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This page is written by the game's inventor, Ralph Betza.

Rebellion chess

Recently I had the idea of a rebellious piece. It's a lot like a neutral piece, but it clearly has an owner -- the owner of a rebellious piece can make a powerful move with it, while the opponent can only make a weak move; and "forwards" is defined by the orientation of the owner.

When the player who is not the owner of the rebellious piece moves it, we waste quite a few words describing this event -- so from now on let's define a "rebel move" as the move that is made by a rebellious piece when the owner is not the player on the move.

I thought of dozens of different rules for rebellious pieces, and for games with rebellious pieces, and chose two[1]. In both games, I used the same rules for the "Rebel Move".

"The Rebel Move must be one square, forwards or sideways, not a capture, and not to a square to which the owner could move the piece." This means pawns can only move sideways, Kings and Queens cannot be rebellious (against whom would they rebel?), and we don't have to make a special rule saying it's illegal to undo the opponent's move (because you can't! It's much simpler that way.).

In addition, the rule as stated defines the Rebel Moves of the fbNF, WD, Berolina Pawn, and anything else you care to name. Notice that the Q cannot be rebellious, but the RN can -- therefore playing Chess with Different Armies using rebellion rules is a bit iffy, although of course you can play Squirm Chess in which both sides use the Clobberers instead of the FIDE army.

So here are the two games, with their long and complicated rules:

  1. Rebellion chess: You may make a Rebel Move with one of your opponent's pieces, or you may make a normal move. It's your choice.
  2. Squirm Chess: before you make your normal move, you may optionally make a Rebel Move with whichever enemy piece just moved.

A few points, though: in Progressive Squirm Chess, only the last piece that moved is squirmy, even if the opponent moved ten different pieces. It's okay to put yourself in check when you squirm the enemy's piece, because you still have your normal move. If you can put the foe in check with a squirm, his move was illegal.

In Rebellion Chess, both players will soon have really awful Pawn formations, and each player will have 2 Bishops of the same color -- or 2 FAD and two BD of the same color! (The Nutty Knights probably have an advantage in this game.) The midgame is a picture of frustration, as you struggle to get your pieces into decent positions, but then the anguish is rewarded by triumph as a piece or two finally breaks free and amnages to attack the enemy -- some people will like this game, and others will absolutely hate it!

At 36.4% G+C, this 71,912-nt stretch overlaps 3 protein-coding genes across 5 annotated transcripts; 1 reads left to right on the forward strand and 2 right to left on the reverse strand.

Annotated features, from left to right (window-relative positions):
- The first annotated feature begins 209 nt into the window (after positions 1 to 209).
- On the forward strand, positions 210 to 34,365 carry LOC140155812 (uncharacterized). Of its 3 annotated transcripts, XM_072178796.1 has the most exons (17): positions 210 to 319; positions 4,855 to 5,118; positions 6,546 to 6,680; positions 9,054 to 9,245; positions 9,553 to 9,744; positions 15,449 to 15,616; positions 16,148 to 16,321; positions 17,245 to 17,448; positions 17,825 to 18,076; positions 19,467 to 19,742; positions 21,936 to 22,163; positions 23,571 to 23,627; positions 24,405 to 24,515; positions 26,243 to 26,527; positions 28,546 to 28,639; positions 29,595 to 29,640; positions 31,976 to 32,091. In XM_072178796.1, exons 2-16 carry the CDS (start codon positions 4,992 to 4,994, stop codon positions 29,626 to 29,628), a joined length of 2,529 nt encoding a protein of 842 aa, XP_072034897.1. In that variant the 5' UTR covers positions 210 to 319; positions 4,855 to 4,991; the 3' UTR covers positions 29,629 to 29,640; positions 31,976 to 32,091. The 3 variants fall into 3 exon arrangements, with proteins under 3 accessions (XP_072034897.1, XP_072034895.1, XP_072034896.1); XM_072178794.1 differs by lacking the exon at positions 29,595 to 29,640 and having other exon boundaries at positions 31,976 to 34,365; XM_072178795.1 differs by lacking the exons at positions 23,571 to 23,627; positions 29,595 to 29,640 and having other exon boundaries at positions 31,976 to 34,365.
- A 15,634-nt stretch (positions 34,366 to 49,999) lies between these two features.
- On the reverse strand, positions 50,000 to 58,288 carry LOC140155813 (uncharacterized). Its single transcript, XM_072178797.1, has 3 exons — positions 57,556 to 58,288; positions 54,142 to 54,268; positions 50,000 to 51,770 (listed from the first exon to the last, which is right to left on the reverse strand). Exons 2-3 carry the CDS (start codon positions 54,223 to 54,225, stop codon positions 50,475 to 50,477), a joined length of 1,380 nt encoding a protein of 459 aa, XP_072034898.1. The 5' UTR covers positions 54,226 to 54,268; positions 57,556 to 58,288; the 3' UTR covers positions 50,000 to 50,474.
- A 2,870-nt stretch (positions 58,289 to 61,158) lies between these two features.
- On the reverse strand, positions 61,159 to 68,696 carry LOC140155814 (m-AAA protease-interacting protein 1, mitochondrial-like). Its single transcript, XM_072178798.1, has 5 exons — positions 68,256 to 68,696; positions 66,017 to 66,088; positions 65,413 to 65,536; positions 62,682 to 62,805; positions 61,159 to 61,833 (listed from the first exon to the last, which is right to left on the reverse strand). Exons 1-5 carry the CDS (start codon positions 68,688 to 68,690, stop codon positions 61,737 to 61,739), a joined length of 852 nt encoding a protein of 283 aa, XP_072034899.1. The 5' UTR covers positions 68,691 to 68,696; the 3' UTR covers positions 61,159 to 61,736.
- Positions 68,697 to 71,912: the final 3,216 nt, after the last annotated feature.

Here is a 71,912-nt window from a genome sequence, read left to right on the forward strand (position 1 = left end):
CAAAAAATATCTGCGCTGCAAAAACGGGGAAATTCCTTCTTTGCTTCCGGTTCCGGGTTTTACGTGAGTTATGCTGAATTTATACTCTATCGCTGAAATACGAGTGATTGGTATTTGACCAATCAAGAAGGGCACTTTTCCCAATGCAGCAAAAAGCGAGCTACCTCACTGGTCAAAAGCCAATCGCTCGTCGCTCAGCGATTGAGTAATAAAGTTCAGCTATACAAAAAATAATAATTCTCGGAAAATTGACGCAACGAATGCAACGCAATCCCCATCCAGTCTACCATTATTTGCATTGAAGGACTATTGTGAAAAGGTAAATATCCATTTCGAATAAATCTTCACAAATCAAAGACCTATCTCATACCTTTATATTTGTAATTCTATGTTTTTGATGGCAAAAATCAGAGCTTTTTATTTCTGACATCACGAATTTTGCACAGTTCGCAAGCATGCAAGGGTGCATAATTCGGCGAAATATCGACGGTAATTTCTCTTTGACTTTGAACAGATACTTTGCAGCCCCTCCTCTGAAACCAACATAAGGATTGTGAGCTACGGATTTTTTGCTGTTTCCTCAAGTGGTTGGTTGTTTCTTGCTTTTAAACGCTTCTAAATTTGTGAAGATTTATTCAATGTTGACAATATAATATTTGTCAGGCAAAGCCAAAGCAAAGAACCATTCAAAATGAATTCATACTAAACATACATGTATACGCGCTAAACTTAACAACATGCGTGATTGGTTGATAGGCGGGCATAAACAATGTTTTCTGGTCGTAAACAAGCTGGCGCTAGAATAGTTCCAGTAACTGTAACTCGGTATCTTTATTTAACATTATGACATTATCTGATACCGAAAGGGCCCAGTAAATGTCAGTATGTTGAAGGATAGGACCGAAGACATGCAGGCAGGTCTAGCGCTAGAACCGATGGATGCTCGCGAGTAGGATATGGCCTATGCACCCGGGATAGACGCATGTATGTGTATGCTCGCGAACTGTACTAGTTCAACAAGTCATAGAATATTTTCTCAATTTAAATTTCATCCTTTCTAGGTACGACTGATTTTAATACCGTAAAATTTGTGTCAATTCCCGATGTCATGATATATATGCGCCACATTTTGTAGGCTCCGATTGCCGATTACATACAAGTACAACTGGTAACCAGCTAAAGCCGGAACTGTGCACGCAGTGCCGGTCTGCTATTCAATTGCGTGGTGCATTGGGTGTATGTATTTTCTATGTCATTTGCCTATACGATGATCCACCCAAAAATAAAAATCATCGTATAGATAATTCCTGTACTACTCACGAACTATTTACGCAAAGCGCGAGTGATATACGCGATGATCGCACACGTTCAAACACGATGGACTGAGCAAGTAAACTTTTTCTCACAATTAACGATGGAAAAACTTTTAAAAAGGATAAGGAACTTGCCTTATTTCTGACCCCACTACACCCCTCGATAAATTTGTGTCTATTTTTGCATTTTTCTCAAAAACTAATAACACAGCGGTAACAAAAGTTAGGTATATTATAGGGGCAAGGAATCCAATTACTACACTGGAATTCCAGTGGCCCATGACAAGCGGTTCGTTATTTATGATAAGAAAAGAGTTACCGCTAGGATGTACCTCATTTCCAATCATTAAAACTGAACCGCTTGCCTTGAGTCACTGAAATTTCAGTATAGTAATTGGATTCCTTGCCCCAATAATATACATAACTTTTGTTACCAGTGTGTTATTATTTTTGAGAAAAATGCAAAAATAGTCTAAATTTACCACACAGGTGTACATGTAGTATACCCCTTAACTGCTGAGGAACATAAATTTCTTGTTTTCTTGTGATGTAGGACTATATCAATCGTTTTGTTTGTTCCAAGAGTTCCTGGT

Rebellion Chess begs to be played with Berolian Pawns.

Both games have been playtested a bit. I expect that Squirm Chess will be more popular, if nothing else because of the intriguing mental image of the piece squirming out of your hand and winding up on some other square than where you intended.


[1] For example, I rejected several variants of my first idea, a gradual rebellion, in which (for example) Pawns might be rebellious at the start of the game, then Knights would rebel on move 10, and so on; I felt that getting to play the first rebellious move would be unbalancing, and counting the move number is no fun if you're playing live (plus, remembering when pieces get rebellious when you're calculating a 5 move combination is no fun!).

I also rejected Avalanche-style rebellion, in which you'd make one normal move and one rebel move. No good reason for rejection, it's probably a good game.

The idea of a rebellious piece, which is in effect a semi-neutral piece, seems to me to be an entirely new concept in Chess Variants. It is unlikely that I have found the best and most playable game to express this idea (although I do think these are good). Feel free to beat me at my own game!

Written by Ralph Betza.
WWW page created: June 20, 2000.